The Media for Democracy Monitor 2021

How Leading News Media Survive Digital Transformation
Redaktör(er): Josef Trappel, Tales Tomaz

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To what extent do structures and conduct of leading news media correspond with requirements of contemporary democracies? Based on a root concept of democracy and several empirical indicators, the Media for Democracy Monitor (MDM) delivers a panorama of the news media’s performance regarding freedom, equality, and control across several countries. In 2011, the MDM analysed 10 democracies. Ten years later, it covers 18 countries worldwide and pinpoints essential strengths and weaknesses during this decade of digitalisation. Around the globe, news are highly attractive to users, and the journalistic ethos of watchdogs and investigators is paramount. On the downside, journalistic job security eroded over time, and gender gaps both in content and employment patterns remain strikingly excessive in most countries. 

Volume one contains countries present in the 2011 MDM edition, allowing for longitudinal comparative analysis: Australia, Austria, Finland, Germany, the Netherlands, Portugal, Sweden, Switzerland, and the United Kingdom. 

Volume two contains all countries analysed for the first time in 2021: Belgium (Flanders), Canada, Chile, Denmark, Greece, Hong Kong, Iceland, Italy, and South Korea.

Content

Volume 1 

Preface
Josef Trappel & Tales Tomaz

1. Democratic performance of news media: Dimensions and indicators for comparative studies
Josef Trappel & Tales Tomaz

2. Australia: Media concentration and deteriorating conditions for investigative journalism
Tim Dwyer, Derek Wilding, & Tim Koskie 

3. Austria: Confirmed democratic performance while slowly digitalising
Manuela Grünangerl, Josef Trappel, & Tales Tomaz

4. Finland: Sustaining professional norms with fewer journalists and declining resources
Marko Ala-Fossi, John Grönvall, Kari Karppinen, & Hannu Nieminen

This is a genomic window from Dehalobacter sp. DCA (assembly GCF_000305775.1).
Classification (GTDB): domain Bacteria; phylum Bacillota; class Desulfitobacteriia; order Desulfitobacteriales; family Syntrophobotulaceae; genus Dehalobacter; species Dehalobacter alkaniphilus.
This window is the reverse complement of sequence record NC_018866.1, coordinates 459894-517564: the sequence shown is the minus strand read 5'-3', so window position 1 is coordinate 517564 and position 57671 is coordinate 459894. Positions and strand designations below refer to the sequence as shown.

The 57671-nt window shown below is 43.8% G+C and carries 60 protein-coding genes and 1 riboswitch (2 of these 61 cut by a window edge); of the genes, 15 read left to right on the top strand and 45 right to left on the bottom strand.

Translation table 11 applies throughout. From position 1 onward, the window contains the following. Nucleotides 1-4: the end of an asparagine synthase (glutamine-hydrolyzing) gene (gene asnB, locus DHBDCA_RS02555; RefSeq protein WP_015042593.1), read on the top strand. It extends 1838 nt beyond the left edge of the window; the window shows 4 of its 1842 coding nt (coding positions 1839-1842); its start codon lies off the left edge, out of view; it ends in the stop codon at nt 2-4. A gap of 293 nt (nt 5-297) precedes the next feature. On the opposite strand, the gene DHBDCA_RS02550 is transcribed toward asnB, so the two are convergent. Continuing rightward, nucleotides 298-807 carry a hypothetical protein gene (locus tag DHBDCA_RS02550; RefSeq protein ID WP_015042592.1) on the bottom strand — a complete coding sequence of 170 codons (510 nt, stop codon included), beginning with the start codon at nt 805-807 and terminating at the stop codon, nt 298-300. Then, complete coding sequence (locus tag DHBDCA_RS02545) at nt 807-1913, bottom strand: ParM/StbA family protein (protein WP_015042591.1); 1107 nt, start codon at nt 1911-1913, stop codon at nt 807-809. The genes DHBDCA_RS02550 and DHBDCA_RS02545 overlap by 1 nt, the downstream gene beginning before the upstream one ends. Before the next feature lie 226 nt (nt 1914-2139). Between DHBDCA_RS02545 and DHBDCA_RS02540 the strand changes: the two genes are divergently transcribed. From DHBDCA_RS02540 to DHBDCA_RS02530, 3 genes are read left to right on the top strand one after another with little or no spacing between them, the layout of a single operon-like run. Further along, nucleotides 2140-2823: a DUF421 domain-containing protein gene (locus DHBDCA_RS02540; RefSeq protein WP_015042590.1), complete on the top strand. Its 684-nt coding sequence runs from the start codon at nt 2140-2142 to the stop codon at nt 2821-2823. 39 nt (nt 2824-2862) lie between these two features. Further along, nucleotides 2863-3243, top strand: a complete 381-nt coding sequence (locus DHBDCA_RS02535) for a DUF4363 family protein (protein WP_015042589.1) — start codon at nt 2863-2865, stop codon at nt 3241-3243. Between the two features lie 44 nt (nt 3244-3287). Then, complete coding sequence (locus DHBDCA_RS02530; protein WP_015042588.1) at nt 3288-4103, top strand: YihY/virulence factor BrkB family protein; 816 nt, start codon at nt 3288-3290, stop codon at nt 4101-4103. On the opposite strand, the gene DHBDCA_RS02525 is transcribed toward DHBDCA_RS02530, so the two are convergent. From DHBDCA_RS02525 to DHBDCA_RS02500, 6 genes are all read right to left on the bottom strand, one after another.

5. Germany: Solid journalistic professionalism and strong public service media
Christine Horz-Ishak & Barbara Thomass

6. The Netherlands: On media concentration and resilient freelance journalists
Hanne Vandenberghe & Leen d’Haenens

7. Portugal: Impoverished media struggling for survival
Joaquim Fidalgo

8. Sweden: Continuity and change in a more fragmented media landscape
Lars Nord & Torbjörn von Krogh

9. Switzerland: Highly concentrated leading news media in austerity and downsizing mode
Heinz Bonfadelli & Werner A. Meier, in collaboration with Michael Schanne

10. United Kingdom: Economic challenges, market consolidation and increasing professional insecurity
Martin Moore & Gordon Ramsay

Volume 2

1. Belgium (Flanders): News diversity put under pressure
Jonathan Hendrickx, Pauljan Truyens, Karen Donders, & Ike Picone

2. Canada: A strong foundation with an uncertain future
Gregory Taylor & Brooks DeCillia

3. Chile: Crisis of trust and a precarious industry
Enrique Núñez-Mussa

4. Denmark: High media independence and informal democratic traditions in the newsroom
Mark Blach-Ørsten, Rasmus Burkal, Eva Mayerhöffer, & Ida Willig

5. Greece: Media concentration and independent journalism between austerity and digital disruption
Stylianos Papathanassopoulos, Achilleas Karadimitriou, Christos Kostopoulos, & Ioanna Archontaki

6. Hong Kong: Free press under existential threat
Lo Wai Han & Wong Tin Chi

7. Iceland: A small media system facing increasing challenges
Valgerður Jóhannsdóttir, Jón Gunnar Ólafsson, & Friðrik Þór Guðmundsson

8. Italy: A highly regulated system in search of equality
Claudia Padovani, Giuliano Bobba, Alice Baroni, Marinella Belluati, Cecilia Biancalana, Mauro Bomba, Alice Fubini, Francesco Marrazzo, Rossella Rega, Christian Ruggiero, Simone Sallusti, Sergio Splendore, & Michele Valente

9. South Korea: Relatively healthy, still trying hard to adapt to digitalisation
Eun-mee Kim & Jae-woo Lee

10. Solid performance, but democratic deficits remain. Conclusions
Josef Trappel & Tales Tomaz